Valenti: Independent physicians, especially those in rural and underserved areas, are absolutely spread too thin. The problem is that physicians in underserved areas are usually serving patients who are at or near the poverty level, so the reimbursement rate is often very low. If you had to have an all-Medicaid panel in Texas you wouldn’t be able to stay open, as Medicaid in Texas pays 63% of Medicare and Medicare is, on average, about 20% less than commercial insurance. They can’t make it work; they can’t attract people, they can’t keep overhead costs low enough and, certainly with the way people are changing jobs and increasing salaries, they can’t retain staff.
ME: In smaller, independent practices, do physicians have more control over practical steps in workflow, and in establishing workplace culture, when compared to large health systems? Can that help alleviate burnout? Or are they too busy to address these issues?
Price: One of the advantages of independent practice is more control over many practice-related issues. This kind of control can be used in scheduling, human resource issues, and technology adaptation, to name just a few. Empowering the insight of physicians at the practice level brings a tremendous advantage in these decisions, and restoring a sense of control over one's work is a key feature of reversing burnout. This adds another dimension to the work of independent physicians compared to their employed counterparts. Unfortunately, both groups are still faced with the major system wide sources of frustration and burnout I mentioned earlier.
Valenti: Physicians in smaller, independent practices do have more control and autonomy, which can help alleviate burnout, but the problem is that they don’t have the necessary resources. It’s like the joke: When a police officer pulls you over and says, “you have the right to remain silent,” you may have the right, but not the ability. These physicians have the right to have more control, and they have the latitude to do so, but they lack the resources and finances to implement the evidence-based programs, practices and policies that improve physician well-being.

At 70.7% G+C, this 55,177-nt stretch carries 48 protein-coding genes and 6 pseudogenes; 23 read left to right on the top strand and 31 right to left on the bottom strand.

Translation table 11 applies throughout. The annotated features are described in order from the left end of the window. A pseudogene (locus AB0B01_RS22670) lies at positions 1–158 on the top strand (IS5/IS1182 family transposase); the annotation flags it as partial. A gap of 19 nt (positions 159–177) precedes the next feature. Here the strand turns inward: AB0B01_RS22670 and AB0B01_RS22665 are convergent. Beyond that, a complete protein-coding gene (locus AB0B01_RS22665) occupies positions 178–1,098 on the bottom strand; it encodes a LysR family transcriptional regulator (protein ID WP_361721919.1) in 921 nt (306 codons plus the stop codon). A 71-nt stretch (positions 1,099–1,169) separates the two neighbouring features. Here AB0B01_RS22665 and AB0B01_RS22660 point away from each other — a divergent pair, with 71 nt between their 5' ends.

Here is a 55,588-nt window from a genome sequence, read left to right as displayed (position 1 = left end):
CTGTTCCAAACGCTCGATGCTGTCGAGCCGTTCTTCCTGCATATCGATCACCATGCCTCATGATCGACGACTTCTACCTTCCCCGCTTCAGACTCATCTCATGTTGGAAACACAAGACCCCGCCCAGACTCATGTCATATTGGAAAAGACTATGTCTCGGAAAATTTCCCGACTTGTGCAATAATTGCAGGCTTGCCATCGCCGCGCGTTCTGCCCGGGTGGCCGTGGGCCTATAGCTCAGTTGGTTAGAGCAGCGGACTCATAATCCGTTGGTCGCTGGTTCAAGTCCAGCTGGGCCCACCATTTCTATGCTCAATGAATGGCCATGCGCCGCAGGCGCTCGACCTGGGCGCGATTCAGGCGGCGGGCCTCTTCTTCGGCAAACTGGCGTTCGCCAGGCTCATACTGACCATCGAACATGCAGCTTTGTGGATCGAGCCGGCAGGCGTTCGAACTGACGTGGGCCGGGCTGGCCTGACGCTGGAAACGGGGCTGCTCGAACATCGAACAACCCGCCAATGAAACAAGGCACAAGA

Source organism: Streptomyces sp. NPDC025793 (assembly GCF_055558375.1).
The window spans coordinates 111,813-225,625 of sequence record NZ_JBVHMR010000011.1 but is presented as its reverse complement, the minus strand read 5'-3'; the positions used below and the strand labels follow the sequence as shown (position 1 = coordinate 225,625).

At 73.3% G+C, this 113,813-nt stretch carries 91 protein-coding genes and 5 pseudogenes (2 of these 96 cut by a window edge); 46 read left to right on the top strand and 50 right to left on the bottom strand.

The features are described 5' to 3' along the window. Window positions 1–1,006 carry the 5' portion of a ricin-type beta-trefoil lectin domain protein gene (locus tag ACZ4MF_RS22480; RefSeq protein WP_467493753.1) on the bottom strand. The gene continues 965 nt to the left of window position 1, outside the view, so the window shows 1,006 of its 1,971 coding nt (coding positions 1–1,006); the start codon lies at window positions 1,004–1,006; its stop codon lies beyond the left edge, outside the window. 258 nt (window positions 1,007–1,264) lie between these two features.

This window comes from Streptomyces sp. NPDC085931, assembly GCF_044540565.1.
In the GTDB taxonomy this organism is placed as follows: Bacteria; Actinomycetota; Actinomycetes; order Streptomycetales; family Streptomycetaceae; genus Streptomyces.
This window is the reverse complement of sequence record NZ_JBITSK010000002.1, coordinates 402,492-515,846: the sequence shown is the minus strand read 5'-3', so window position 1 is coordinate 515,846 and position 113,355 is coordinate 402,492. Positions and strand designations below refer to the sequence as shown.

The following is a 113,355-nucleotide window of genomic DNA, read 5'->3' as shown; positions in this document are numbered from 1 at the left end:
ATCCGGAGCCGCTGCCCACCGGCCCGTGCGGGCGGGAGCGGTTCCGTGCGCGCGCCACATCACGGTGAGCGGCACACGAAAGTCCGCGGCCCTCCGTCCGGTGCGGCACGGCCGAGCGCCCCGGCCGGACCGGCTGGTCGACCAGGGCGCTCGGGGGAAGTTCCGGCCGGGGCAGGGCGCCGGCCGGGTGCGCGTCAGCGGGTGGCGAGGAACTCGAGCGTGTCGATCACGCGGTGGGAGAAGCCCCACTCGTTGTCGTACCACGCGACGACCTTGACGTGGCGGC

ME: Apart from closing the doors, what are some steps that physician leaders in independent and smaller practices can do to alleviate burnout?
Price: Recognizing the reality and pervasiveness of burnout is the first step. I am surprised at the number of physician leaders who believe that it is not a problem in their own groups despite the disturbing statistics which have been reproduced in numerous studies. Next, a diligent and creative approach to identifying and resolving points of frustration in the daily workflow is required, including a hard look at the way EHR's actually impede or may facilitate care, how preapprovals and patient calls or emails are handled as well as after-hours records burdens, to name a few. Of equal importance is ensuring that a culture is in place encouraging physicians to seek help and providing access to that help for physicians who do feel symptoms of burnout. I would encourage all physician leaders to familiarize themselves with the ALL IN campaign, as well as the Vital Signs campaign. (Sadly, many surveys predict that an increasing number of physicians will be closing their doors.)
Valenti: Unfortunately, there is no one-size-fits-all approach to addressing physician burnout. This is a problem that requires a paradigm shift from a system where physicians think that burnout is something they must overcome by themselves to one where they see the support systems around them willing to help them. For those leading independent and small practices, resources are out there — state and local medical societies are actively offering access to well-being programs. For example, Travis County Medical Society Foundation, a Physicians Foundation grant-supported partner, developed and released a free toolkit to help health practice establish their own physician well-being program. There are also many national programs and resources independent physicians can access for themselves or their team, such as PeerRxMed,which is a free peer-to-peer program for physicians and other health care professionals that offers support, connection, encouragement, resources and skill building for optimal well-being, or the American Medical Association’s Practice Transformation Initiative, another Physicians Foundation grant-supported partner, provides a framework on how to create the conditions where joy, purpose and meaning are possible for physicians.